Obsidian’s excellent Pillars of Eternity II: Deadfire has finally made it onto consoles with an ultimate edition of the original game that also includes the post-release DLC content. We played it on an Xbox One X for this review.
It’s safe to say that Obsidian’s had a stellar last few years. After Pillars II, they also released The Outer Worlds last year, which was one of our personal favorites of 2019. It’s no surprise that Microsoft acquired them as part of the Xbox Game Studios, and we’re curious to see how Grounded will turn out later this year. First up though is the conversion of Pillar of Eternity II: Deadfire for consoles – bringing a genre to the Xbox One that is traditionally considered to be challenging in terms of adapting a game’s controls and performance.
Content-wise, the Ultimate Edition of the game obviously includes the base game, which we reviewed back when it first came out. In addition, the console versions also come with all of the post-release content, which includes the Seeker, Slayer, Survivor pack and the Beasts of Winter and Forgotten Sanctum expansions. They’re all seamlessly integrated into the main game, though you can’t access content until your party hits a certain level. The first one is mostly focused on combat challenges for you and your party as you battle a series of foes to unlock rewards. While there’s a narrative to follow as well, the other two major expansions lend themselves better to the kind of storytelling that Obsidian does so well, with The Forgotten Sanctum being our favorite of the bunch.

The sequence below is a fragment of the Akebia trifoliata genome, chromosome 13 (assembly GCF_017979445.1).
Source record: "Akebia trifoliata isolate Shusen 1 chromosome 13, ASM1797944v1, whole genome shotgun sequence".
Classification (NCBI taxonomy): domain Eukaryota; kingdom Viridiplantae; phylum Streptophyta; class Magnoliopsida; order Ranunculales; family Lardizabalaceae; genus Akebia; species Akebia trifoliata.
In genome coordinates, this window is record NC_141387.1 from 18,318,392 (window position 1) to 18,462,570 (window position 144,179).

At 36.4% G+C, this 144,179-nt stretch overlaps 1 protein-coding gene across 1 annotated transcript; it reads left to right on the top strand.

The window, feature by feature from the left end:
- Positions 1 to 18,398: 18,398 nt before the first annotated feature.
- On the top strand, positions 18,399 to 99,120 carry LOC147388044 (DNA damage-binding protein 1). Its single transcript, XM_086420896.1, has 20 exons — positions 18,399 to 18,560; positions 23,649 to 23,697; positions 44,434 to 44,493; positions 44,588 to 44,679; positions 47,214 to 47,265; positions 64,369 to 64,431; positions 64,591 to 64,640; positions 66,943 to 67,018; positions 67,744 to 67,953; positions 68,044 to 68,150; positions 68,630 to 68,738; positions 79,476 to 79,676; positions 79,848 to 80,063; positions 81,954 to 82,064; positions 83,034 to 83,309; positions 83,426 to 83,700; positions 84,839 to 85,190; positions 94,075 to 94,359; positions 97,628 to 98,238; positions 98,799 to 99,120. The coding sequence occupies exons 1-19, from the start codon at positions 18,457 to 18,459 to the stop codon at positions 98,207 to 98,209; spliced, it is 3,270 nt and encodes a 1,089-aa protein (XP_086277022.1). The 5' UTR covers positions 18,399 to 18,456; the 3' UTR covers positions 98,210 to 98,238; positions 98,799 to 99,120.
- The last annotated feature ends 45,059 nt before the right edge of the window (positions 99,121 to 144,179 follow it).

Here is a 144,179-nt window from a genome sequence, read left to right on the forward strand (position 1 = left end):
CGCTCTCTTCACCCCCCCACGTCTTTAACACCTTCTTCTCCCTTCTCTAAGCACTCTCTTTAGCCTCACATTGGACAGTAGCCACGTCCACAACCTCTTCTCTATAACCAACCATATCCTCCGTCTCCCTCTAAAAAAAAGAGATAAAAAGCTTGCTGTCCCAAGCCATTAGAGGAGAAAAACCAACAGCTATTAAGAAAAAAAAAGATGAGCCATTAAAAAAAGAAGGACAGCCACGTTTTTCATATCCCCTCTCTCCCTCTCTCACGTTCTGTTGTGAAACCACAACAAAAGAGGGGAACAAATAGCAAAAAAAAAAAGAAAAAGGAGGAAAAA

Beasts of Winter isn’t far behind though, and sees you traveling to the cold southern region of Deadfire. Reminding us a little of Norse mythology, it is a tale of gods and monsters, with a few impressive confrontations along the way. The Forgotten Sanctum is more deeply rooted in fantasy, with a large role for wizards and magic and a narrative that is steeped in mystery. With all the DLC content included, Pillars II becomes an experience that will last you over 50 hours even when rushing, with 80 being a more realistic estimate.
Obviously that is a bit of a break from the norm when it comes to console gaming, but RPGs like this are a bit of a rarity outside of PC gaming and it’s great that we now have the opportunity to play one of the best examples of the genre on an Xbox as well. The conversion doesn’t come without a few drawbacks though, but they’re ones you (sadly) expect when a game like this transitions to a console and a gamepad. Selecting your entire party is easily done with a mouse, but on a console you’re required to use a combination of button presses that makes it feel more convoluted and less free-flowing, especially in the thick of battle. I suppose this isn’t something that can be easily helped, but it’s noticeable if you’re used to playing the game on a PC.
The loss of keyboard and mouse controls can also be felt elsewhere, but the revamped menu style (with the use of a ring-shaped menu) does fit the gamepad controller well and you can also map several abilities at once to a toolbar you can access with your left trigger button. It feels like a bit of hassle at first, but over time I became comfortable enough with the controls to enjoy my time in Deadfire without any serious frustrations.
I expect that, despite this being the ‘ultimate edition’, we’ll still see a patch or two coming our way in the upcoming weeks. Pillars of Eternity II: Deadfire on consoles features a few minor glitches (like loot objects not rendering on screen) as well as fairly long load times. While the latter might be an inescapable side effect of the game running on console hardware, I expect the smaller glitches to be fixed and will keep my fingers crossed for load time optimizations. After all, this is one of the best RPGs you can get on any system, and although the PC version is the superior one this one gets awfully close. Let’s see if it gets even closer.